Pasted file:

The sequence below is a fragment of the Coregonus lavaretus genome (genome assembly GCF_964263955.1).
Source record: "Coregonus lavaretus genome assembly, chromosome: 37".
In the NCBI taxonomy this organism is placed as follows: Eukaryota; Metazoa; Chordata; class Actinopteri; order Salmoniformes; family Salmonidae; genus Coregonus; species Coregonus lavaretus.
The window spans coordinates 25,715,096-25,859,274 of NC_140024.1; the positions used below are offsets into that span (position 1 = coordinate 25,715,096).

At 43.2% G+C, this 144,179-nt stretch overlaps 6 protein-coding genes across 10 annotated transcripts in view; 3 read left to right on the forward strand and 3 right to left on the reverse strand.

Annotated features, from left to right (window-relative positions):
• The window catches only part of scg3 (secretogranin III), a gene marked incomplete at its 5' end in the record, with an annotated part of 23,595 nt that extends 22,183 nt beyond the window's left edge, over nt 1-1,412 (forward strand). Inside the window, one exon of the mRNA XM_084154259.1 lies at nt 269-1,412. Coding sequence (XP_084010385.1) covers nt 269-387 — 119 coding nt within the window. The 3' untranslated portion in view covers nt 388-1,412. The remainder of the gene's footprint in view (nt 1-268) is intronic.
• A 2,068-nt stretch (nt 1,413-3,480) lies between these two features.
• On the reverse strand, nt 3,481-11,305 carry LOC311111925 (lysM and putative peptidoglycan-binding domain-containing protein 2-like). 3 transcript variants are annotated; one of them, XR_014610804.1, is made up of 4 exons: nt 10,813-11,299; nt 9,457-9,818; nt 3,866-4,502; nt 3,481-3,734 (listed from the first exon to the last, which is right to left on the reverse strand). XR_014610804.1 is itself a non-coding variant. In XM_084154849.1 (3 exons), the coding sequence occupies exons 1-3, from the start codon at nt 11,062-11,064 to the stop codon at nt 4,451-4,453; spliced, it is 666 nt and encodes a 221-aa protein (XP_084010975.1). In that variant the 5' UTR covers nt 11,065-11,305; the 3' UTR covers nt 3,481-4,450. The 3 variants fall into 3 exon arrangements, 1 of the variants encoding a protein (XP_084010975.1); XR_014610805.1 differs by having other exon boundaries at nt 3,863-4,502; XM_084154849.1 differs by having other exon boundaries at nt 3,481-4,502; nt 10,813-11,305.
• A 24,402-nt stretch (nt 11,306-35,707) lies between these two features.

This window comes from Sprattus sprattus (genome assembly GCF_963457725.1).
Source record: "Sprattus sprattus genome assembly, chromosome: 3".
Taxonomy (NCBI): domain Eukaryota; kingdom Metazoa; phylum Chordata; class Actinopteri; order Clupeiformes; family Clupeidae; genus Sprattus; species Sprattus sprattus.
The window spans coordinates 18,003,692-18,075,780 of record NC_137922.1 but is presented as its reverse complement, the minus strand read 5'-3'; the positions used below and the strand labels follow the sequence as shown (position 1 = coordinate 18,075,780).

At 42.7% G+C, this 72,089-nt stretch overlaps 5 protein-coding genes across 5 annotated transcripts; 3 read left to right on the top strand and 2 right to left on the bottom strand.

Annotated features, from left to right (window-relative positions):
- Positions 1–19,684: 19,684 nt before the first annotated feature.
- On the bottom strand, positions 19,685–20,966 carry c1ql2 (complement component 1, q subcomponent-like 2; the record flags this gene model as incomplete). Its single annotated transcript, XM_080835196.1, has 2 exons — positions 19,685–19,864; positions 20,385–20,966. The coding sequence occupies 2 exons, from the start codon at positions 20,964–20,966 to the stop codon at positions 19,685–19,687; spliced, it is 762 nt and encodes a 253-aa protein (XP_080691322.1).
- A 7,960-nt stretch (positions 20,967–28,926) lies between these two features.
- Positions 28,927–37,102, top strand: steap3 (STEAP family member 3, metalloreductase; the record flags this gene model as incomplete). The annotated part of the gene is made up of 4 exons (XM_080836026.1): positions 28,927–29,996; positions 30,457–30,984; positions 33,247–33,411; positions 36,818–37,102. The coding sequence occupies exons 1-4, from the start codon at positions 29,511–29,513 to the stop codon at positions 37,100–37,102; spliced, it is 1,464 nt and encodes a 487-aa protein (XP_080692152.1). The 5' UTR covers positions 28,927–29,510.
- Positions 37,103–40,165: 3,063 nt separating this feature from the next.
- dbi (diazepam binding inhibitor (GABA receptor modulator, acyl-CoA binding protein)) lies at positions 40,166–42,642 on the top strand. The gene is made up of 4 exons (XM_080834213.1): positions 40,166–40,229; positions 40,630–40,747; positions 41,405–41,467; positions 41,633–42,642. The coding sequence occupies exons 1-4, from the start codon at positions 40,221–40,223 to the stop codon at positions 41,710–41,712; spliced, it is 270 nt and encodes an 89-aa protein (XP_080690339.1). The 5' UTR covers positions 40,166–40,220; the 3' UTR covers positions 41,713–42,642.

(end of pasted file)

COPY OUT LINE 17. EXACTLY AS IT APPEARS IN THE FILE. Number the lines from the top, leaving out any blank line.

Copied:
- Positions 1–19,684: 19,684 nt before the first annotated feature.